Nevertheless, the report highlighted some positive achievements in clean energy that have helped reduce emissions significantly. According to the report, an additional 550 million tonnes of emissions were avoided by increased deployment of clean energy technologies, showing the importance of developing the green energy sector at a more advanced rate. The IEA suggested that without the growth that’s been seen in clean energy, the increase in emissions last year would have been almost three times as high.
In 2022, the IEA stated that the Russian invasion of Ukraine, and the resulting global energy crisis, had spurred significant advancements in green energy. The increased momentum in the sector could make renewables the largest source of electricity generation globally by as early as 2025. As such, there is a huge green energy pipeline planned for this year and next, which will help several countries around the globe achieve energy security after a year of great uncertainty.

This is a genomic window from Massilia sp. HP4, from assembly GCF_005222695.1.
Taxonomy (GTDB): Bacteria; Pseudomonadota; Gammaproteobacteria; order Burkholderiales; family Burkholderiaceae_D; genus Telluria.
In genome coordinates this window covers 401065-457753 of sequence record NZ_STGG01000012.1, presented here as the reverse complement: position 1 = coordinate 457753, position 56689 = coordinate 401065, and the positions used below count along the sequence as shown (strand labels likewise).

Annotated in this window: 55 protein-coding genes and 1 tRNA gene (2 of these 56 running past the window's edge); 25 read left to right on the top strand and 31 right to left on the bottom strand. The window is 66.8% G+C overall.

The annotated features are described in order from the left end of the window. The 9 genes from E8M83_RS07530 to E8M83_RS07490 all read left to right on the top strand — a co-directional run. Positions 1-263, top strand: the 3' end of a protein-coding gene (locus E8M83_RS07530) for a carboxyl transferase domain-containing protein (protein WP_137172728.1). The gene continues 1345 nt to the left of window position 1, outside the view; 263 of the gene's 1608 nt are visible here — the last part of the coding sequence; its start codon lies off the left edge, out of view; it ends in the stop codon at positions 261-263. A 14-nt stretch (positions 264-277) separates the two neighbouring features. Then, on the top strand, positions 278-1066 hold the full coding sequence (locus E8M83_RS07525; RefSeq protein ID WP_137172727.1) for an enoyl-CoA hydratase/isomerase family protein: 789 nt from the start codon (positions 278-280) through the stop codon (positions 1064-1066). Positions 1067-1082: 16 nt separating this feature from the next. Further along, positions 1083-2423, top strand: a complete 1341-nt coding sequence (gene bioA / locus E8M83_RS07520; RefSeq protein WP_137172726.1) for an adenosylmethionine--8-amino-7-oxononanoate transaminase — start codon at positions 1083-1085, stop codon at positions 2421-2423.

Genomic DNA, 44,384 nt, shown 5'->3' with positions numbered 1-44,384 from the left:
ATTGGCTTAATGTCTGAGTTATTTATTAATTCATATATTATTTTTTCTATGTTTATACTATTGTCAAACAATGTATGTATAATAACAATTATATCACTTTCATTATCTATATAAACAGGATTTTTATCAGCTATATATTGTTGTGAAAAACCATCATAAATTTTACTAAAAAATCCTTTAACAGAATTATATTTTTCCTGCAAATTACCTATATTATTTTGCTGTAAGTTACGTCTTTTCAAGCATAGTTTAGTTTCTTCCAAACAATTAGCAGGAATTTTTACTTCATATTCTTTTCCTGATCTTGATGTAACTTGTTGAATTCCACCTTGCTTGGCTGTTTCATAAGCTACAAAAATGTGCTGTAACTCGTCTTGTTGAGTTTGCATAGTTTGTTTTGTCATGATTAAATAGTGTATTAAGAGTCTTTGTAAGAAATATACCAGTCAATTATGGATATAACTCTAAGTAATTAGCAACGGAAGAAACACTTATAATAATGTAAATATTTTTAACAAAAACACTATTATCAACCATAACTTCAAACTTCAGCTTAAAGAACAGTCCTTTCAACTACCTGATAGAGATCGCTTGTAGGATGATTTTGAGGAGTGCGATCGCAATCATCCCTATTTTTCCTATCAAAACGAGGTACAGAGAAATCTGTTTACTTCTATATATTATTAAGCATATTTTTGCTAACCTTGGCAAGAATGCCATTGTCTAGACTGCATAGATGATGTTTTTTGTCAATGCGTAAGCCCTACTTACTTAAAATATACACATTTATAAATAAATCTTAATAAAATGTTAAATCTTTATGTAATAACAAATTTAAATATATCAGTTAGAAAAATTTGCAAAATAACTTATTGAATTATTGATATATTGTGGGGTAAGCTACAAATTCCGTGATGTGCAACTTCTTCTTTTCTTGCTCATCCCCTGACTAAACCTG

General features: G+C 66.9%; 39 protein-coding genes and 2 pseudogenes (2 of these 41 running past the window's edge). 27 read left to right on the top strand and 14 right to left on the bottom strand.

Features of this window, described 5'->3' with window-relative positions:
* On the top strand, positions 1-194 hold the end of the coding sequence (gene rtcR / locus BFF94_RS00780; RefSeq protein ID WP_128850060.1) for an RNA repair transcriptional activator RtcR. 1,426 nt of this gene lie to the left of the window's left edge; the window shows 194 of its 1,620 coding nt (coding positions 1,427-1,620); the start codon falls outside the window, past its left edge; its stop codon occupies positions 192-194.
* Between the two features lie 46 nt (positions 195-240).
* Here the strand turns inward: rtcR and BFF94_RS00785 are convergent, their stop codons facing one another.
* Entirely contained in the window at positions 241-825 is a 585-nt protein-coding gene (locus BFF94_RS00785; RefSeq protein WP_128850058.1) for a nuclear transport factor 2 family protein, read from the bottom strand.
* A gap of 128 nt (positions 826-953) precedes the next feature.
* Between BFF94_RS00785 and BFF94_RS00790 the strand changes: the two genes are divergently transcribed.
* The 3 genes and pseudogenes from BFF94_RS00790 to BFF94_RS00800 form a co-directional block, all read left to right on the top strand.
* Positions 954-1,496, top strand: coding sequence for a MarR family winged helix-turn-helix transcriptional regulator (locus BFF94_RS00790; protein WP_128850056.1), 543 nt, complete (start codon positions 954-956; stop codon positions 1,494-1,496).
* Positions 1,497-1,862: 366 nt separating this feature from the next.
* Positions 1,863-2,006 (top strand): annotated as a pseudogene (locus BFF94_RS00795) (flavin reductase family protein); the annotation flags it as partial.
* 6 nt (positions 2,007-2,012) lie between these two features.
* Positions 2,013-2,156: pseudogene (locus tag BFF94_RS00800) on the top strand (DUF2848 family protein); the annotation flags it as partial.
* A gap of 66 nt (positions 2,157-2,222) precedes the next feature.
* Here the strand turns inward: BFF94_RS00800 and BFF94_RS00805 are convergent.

At the beginning of 2022, the renewable energy pipeline looked bleak due to supply chain disruptions, trade policy uncertainty, inflation, and increasing interest rates. However, due to the Russia-Ukraine conflict, it quickly became evident that countries worldwide would have to accelerate their green energy investments and timelines to ensure greater energy security. In addition, supply chain disruptions eased throughout the year, supporting this momentum. While several challenges continue into 2023, heightened interest in developing the renewable energy industry, seen through the launch of climate policies, such as the U.S. Inflation Reduction Act (IRA), will help address these issues.
Worldwide, continued growth is expected across the wind, solar, batteries, CCS, and hydrogen industries. Experts expect the demand for batteries to increase significantly from 2023 onwards, as a vital component to enhancing grid flexibility, as more electricity will be generated from renewables. In terms of the decarbonization of fossil fuel projects, the uptake of carbon capture and storage (CCS) technologies is expected to rise in 2023, helping to reduce emissions from oil operations.